where the an’s are the unknown coefficients, and the fn’s are known functions of x known as expansion, or basis, functions.

2. Using Eq. (38) in Eq. (37), we get


У ‘ anL( fn ) = і

,<Wn, g).

Moment Method Solution for Radiation from Thin Wire

Two types of volume integral equations are used for the linear antenna and wire scatterer problem. These are the integral equation of Hallen type and the integral equation of Pockling – ton type. Hallen’s integral equation usually necessitates the postulation of a delta-gap voltage at the feed point and also requires the inversion of an (N + 1)-order matrix. The advan­tages of Pocklington’s integral equation is that it is possible to incorporate different source configurations and it requires inversion of a matrix of order N.

For a current-carrying perfectly conducting wire, the Hal – len’s integral equation obtained by solving the scalar wave equation is given by (1)

Iz (z’)6X^ _ ^ dz’ = cos (kz) +B2 sin(fe)] (45)

4п R


3. Define a suitable inner product f, g) defined in the range L of x:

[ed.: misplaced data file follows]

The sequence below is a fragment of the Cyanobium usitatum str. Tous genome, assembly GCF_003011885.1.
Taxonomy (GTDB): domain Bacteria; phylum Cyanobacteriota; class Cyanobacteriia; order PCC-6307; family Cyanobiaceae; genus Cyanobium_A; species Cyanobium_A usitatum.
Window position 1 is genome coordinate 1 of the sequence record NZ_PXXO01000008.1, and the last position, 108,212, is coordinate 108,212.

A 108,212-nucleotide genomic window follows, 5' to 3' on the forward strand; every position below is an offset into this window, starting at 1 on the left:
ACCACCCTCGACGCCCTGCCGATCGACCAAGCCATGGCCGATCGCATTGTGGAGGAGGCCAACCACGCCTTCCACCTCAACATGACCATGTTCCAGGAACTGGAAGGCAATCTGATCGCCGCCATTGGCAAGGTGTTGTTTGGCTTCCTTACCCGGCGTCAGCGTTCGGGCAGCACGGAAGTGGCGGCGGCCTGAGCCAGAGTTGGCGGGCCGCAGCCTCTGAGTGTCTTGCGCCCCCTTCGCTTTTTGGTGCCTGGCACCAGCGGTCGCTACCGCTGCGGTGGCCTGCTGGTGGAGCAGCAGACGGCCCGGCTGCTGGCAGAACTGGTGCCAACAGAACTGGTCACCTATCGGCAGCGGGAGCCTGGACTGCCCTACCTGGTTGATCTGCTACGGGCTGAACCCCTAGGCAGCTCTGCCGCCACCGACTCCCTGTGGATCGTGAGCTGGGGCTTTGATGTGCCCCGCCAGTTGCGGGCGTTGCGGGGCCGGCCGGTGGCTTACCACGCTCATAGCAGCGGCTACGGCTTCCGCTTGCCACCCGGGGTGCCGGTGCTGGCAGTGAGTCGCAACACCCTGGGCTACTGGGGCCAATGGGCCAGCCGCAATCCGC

< f, g) = f f (x)g(x) dx Jd


Iz(z’) = the current flowing through an elementary length of the wire

R = distance of the observation point from the elemen­tary length

I = the total length of the center-fed wire e, u, a = 0 are the primary constants of the medium in

which the antenna is radiating and k is the derived secondary constant, namely, the wave vector of the medium

^+k2)G{z, Z)

B1 and B2 are constants to be determined The Pocklington’s integral equation is given by

Iz (z’)

dz’ = —joeE[2]z (atp = a) (46)

exp(—jkR) 4jxR

where for thin wire the radius a < A, the free-space Green’s function G(z, z’) is given by

G(z, z’) = G(R) =

with R = /a[3] + (z — z’)2

Elz = the incident field (this is the source field for antennas and scattered field for scatterers)


able in Richmond’s work (17) and also in Ref. 8 are re­produced in Table 1.

2. Subdomain Expansion Functions. Subdomain expan­sions are attractive, convenient, and less expensive in terms of computer time. This stems from the fact that the current is matched on part of the integration path, whereas for the entire domain the integration is per­formed over the whole path and for all N terms of the expansions and coefficients determined.